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Migrant crisis deepens: 'Do not come to Europe'

The divisions over the migrant crisis in Europe are widening with some leaders trying to deter more arrivals from coming to the region while others are using the crisis as a way to cajole U.K. voters into remaining in the EU.

On Thursday, European leader tried a different tack, warning economic migrants not to even attempt to come to Europe. Donald Tusk, the president of the European Union, implored economic migrants – those travelling to a better way of life rather than because their lives are in danger – not to come to the region during a press conference in Athens.

"I want to appeal to all potential illegal economic migrants wherever you are from: Do not come to Europe. Do not believe the smugglers. Do not risk your lives and your money. It is all for nothing," Tusk said, according to AFP.

Tusk had met with Greece's Prime Minister Alexis Tsipras earlier in the day to discuss the country's handling of the migrant crisis.

Migrants find shelter in the passenger terminal after arriving from the islands at the port of Piraeus, on February 29. 2016. in Athens, Greece, Border restrictions further north in the Balkans have left thousands of refugees and migrants stranded in Greece.
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Greece is struggling with the amount of migrants arriving on its shores, with thousands of people now stranded in temporary camps and unable to travel onwards (and northwards) as neighboring countries in the Balkans have closed their borders.

Greece has also accused Europe of leaving it to deal with the crisis alone at a time when its recession-hit economy is already under strain. Thousands of migrants and refugees arriving on the continent, most of whom coming from the Middle East and Syria.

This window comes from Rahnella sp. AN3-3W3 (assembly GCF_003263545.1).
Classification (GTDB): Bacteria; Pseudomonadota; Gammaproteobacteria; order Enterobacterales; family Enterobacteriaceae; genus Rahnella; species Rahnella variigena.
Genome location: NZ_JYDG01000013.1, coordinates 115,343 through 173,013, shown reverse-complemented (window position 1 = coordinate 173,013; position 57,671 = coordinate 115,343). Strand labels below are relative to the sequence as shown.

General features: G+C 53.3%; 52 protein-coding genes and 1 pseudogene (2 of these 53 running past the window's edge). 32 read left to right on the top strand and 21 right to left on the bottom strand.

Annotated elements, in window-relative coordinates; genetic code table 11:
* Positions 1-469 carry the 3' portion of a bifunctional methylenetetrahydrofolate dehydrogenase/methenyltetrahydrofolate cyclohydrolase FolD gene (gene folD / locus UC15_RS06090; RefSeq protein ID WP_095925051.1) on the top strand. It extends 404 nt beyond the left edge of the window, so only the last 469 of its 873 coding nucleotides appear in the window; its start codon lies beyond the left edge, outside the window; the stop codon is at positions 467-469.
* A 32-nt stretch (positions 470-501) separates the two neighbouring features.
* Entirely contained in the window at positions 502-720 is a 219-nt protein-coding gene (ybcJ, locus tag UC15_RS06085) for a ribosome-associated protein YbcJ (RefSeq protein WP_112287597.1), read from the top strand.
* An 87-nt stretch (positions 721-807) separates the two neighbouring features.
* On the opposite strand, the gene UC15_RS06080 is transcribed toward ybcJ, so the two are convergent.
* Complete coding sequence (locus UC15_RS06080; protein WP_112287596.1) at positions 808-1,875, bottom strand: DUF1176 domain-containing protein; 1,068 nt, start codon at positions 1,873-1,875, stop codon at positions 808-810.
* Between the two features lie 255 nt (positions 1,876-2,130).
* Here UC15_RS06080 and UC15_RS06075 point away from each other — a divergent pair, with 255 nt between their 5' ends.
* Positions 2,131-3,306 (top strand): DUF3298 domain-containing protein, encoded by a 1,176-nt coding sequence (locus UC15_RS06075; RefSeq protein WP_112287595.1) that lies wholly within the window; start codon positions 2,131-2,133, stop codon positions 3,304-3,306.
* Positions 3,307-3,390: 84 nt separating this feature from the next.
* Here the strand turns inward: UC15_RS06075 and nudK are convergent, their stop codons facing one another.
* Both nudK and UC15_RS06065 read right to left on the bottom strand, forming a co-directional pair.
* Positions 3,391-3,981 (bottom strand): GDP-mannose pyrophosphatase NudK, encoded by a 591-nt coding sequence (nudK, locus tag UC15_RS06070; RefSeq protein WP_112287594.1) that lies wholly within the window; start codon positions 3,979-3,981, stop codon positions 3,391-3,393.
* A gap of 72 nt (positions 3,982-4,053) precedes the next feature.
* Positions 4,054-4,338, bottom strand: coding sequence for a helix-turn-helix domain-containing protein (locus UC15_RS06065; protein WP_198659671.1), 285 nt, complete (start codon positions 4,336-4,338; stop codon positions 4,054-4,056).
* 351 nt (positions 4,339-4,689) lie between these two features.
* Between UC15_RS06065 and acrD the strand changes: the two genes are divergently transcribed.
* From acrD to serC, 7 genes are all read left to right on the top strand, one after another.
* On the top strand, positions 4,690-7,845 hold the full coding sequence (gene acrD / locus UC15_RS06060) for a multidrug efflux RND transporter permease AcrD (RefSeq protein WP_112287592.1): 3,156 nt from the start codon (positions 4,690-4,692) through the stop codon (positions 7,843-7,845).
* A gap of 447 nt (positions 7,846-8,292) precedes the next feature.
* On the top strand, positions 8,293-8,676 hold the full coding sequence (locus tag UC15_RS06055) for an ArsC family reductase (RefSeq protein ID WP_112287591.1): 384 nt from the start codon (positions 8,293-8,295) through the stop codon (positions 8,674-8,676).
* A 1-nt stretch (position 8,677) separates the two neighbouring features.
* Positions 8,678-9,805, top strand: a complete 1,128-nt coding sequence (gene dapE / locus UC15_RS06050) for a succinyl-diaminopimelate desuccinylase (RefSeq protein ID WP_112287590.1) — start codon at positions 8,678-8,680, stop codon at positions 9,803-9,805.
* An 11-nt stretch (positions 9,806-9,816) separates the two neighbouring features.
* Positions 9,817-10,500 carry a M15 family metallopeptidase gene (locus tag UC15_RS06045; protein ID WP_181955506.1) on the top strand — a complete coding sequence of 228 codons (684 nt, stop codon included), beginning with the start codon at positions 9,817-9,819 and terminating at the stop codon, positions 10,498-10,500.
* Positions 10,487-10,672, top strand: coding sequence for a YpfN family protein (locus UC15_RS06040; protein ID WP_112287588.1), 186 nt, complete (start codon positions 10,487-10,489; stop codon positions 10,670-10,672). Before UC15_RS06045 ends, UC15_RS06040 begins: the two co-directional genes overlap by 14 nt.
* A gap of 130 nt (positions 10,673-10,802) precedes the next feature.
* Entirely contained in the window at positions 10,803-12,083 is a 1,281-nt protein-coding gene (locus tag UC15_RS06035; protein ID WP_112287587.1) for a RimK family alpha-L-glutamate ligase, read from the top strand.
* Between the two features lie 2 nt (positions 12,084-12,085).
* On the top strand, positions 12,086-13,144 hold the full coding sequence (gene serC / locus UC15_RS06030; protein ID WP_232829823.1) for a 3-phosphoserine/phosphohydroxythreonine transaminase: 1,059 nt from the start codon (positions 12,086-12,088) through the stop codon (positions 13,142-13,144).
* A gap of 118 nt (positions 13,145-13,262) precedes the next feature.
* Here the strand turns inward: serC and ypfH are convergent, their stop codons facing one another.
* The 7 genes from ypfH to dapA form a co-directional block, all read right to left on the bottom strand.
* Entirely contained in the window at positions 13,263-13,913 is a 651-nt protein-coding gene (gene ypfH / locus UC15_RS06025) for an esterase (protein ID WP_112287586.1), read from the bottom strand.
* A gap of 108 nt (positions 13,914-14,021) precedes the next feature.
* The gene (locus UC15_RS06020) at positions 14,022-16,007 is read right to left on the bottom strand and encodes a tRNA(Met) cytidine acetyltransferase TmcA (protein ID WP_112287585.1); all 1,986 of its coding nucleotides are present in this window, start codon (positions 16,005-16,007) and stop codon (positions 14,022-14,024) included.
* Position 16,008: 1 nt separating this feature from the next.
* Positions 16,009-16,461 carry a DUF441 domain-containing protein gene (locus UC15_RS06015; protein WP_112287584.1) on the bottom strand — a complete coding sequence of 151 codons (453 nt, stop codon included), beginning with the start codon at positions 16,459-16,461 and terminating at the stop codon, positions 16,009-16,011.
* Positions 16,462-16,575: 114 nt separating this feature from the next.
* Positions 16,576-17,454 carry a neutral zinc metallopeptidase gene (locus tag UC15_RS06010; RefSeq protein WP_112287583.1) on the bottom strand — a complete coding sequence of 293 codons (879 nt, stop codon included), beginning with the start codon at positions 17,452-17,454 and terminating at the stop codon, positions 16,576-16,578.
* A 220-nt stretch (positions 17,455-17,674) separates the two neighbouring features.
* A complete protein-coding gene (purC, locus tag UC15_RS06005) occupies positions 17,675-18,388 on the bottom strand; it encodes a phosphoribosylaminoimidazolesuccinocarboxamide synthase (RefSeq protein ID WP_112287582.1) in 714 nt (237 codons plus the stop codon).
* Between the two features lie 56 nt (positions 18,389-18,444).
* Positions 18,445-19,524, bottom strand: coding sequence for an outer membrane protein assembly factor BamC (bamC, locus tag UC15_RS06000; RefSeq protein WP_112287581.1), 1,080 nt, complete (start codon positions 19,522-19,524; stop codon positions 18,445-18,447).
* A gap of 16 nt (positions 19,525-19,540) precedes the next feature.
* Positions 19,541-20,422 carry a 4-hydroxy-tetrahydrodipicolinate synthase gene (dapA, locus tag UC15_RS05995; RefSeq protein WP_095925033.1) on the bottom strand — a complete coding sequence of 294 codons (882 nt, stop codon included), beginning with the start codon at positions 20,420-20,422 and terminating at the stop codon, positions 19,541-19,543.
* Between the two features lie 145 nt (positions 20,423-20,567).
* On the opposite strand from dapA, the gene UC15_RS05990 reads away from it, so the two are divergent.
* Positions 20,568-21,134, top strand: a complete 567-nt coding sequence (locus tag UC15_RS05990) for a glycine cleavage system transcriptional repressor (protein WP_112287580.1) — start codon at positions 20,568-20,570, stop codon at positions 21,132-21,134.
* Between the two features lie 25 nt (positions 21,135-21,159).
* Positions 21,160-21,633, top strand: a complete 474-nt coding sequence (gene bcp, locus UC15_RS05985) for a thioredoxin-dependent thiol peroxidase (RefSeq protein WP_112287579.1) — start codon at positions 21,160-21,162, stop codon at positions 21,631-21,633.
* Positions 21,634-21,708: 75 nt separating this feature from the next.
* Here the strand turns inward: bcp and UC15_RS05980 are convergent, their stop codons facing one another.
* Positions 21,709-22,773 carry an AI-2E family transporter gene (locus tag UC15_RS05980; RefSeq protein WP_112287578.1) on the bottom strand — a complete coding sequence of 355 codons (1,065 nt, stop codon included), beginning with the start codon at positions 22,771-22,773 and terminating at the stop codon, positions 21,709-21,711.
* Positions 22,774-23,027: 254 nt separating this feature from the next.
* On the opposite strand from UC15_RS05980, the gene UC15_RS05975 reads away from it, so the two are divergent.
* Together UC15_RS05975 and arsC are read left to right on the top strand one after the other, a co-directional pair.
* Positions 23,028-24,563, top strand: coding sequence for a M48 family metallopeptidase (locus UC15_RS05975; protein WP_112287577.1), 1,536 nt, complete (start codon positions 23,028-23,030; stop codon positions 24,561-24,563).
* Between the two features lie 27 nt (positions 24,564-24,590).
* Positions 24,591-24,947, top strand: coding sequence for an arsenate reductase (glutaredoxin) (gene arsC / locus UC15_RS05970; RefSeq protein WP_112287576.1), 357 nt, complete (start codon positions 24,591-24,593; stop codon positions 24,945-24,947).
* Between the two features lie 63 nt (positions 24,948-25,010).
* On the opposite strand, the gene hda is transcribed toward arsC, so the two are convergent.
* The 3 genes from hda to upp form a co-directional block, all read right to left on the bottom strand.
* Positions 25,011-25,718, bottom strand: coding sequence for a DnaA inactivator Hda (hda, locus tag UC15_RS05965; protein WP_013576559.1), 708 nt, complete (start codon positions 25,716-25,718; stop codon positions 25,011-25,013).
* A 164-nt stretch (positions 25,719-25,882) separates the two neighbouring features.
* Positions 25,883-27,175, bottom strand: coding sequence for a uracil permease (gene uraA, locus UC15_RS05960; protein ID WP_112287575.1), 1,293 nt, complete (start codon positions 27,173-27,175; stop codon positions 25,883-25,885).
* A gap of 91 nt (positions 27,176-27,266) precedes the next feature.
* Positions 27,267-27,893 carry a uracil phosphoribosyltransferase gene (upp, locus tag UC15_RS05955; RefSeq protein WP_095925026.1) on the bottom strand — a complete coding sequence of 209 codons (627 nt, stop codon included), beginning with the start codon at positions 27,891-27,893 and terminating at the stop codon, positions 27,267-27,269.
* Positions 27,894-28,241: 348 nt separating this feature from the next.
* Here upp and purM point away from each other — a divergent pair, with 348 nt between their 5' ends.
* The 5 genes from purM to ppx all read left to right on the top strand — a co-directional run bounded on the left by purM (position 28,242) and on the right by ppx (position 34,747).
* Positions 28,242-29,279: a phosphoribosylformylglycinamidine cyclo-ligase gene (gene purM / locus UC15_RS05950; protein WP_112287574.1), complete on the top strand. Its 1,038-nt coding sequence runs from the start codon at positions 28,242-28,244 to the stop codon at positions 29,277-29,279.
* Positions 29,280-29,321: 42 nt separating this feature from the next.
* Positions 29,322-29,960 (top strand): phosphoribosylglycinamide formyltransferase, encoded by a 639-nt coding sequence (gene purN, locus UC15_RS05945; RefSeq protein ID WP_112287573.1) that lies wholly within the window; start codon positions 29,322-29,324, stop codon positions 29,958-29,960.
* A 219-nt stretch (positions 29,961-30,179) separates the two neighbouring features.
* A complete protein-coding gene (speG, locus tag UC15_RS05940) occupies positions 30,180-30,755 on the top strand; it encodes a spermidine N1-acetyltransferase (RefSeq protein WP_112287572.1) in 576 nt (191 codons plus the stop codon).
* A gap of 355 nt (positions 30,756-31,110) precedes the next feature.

With over a million migrants arriving in 2015 alone, according to the UN, and thousands arriving since the start of the year, European leaders are divided over how and where to relocate those in most need and it's proving hard to separate economic migrants from refugees. Eastern European countries are opposing a quota system to resettle migrants with Hungary planning a referendum to let the public choose.

France caused a stir with the U.K. on Thursday as it used the region's migrant crisis as a means to pressure the U.K. ahead of its own referendum on whether to remain a member of the European Union (EU).

Following on from comments made earlier in the day by economy minister Emmanuel Macron, who suggested that France could end U.K. border controls in Calais, French President Francois Hollande verified that this could happen.

"I don't want to scare you, I just want to say the truth - there will be consequences (if the U.K. leaves)," he said.

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